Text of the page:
THE eviction of two highly productive white commercial farmers in Karoi being charged with defying Section 8 notices could prejudice government of billions of dollars in Agricultural Sector Productivity Enhanc
ement Fund (Aspef) loans.
Information at hand shows that Daniel Nel and Gert Terblanche were protected by a memorandum of understanding between government and CFI Holdings which has a clause on zero-tolerance for disturbances and eviction.
Sources privy to the MoU said CFI contracted the two farmers to grow key crops needed in its subsidiaries. The contract was funded through Aspef loans.
Nel confirmed he is using Aspef funds to finance his operations and has been selling the produce to service the loan. He could not however give details of the loan.
“I am using Aspef funds to do 350 hectares of summer crop and 180 hectares winter crop,” Nel said.
“Last year alone I delivered 2 400 tonnes of wheat and barley, 5 000 tonnes maize, 120 tonnes sugarbean seed and 400 000 kg of tobacco.”
Nel, a South African, bought Temple-Combi Estate in 1992, responding to an invitation by the government of Zimbabwe to come and invest. He valued his investments at US$3 million.
“The government advertised Zimbabwe in 1991-2 through the Zimbabwe Investment Centre and the Zimbabwe International Trade Fair as the country with the highest growth rate and most stable economy in Africa and that investors would be protected by the investment laws,” Nel said.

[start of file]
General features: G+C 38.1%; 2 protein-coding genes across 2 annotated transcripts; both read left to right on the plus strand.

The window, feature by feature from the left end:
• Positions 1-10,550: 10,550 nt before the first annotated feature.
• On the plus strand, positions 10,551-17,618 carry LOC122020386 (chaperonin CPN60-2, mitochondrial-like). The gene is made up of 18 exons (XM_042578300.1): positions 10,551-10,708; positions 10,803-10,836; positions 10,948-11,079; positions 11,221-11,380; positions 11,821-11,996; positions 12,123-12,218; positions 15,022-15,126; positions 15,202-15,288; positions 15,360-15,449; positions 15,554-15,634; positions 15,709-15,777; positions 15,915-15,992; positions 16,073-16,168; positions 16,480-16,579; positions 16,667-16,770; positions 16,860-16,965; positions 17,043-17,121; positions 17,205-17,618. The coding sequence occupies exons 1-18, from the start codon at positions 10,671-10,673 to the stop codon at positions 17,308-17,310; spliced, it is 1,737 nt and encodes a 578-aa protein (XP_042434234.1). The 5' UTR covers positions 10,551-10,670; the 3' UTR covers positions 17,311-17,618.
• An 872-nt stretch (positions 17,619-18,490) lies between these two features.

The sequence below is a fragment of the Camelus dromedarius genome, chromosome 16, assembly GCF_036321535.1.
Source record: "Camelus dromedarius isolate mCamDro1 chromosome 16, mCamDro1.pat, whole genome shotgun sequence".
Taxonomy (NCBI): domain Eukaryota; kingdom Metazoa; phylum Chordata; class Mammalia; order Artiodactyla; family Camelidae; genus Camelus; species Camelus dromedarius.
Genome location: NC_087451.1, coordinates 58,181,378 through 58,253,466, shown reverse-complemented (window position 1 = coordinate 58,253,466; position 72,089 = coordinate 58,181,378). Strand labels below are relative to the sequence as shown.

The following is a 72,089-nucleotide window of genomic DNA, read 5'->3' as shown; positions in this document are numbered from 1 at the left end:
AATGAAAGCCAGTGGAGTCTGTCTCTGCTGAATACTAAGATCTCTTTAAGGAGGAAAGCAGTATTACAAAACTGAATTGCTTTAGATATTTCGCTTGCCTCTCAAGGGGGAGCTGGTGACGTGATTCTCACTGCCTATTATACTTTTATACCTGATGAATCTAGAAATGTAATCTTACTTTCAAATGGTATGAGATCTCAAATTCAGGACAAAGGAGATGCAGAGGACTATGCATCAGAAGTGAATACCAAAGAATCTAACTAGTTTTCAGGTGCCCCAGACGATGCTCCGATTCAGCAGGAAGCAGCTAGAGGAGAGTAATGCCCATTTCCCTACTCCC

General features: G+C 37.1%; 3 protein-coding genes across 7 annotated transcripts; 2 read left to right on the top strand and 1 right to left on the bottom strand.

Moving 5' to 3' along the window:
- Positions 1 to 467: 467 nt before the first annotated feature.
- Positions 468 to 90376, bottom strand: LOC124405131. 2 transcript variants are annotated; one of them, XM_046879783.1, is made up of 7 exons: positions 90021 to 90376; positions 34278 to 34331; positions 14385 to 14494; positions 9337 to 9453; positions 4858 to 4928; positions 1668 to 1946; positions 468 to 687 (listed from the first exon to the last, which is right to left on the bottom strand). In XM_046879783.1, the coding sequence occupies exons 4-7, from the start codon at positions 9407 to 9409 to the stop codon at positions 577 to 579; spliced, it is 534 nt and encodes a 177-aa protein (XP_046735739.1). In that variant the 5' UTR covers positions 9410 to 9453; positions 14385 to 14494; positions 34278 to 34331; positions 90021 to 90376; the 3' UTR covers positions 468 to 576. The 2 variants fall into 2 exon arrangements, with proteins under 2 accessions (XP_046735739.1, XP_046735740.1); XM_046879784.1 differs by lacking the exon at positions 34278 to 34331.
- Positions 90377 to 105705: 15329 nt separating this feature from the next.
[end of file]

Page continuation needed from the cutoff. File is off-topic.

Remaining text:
“As an investor I responded to the advert and the president signed my papers allowing me to invest. My appeal to the president now is, please allow me to continue with my investment the same way you invited me.”
He said Zimbabwe must honour its laws of investment and allow the country to proper.
“My situation is similar to what a number of other investors throughout the country are going through and what we are asking for is nothing special but for the government to honour its laws,” Nel said.
Since the launch of Aspef in May last year, the government through the RBZ, disbursed $7 trillion (old currency) to the fund but the repayment has not been forthcoming.
Terblanche and Nel, who appeared in court last Friday for defying orders to vacate their farms, had their case referred to the High Court by Karoi magistrate Archibald Dingani on the basis that they had challenged the eviction notices in a higher court.
The two were served with 90-day notices on June 14, which expired on September 14 and they were expected to have left the farms.
Nel owns Temple-Combi Farm while Terblanche runs Dandazi Estate.
The initiative to evict the farmers is premised on the provisions of the newly promulgated Gazetted Land (Consequential Provisions) Bill 2006 which stipulates that anyone on any land that received a Section 5 notice sometime in the last six years, will have 45 days to get out off the property and wind up farming operation. A farmer who does not have a lease or offer letter, and defies evictions can be imprisoned for up to two years’ if found guilty.
The farmers’ lawyer David Drury told magistrate Dingani that the state’s application for the eviction of the Nel and Terblanche families from the Karoi district was “incompetent, illegal and an abuse of all sorts of rules and all sorts of laws”.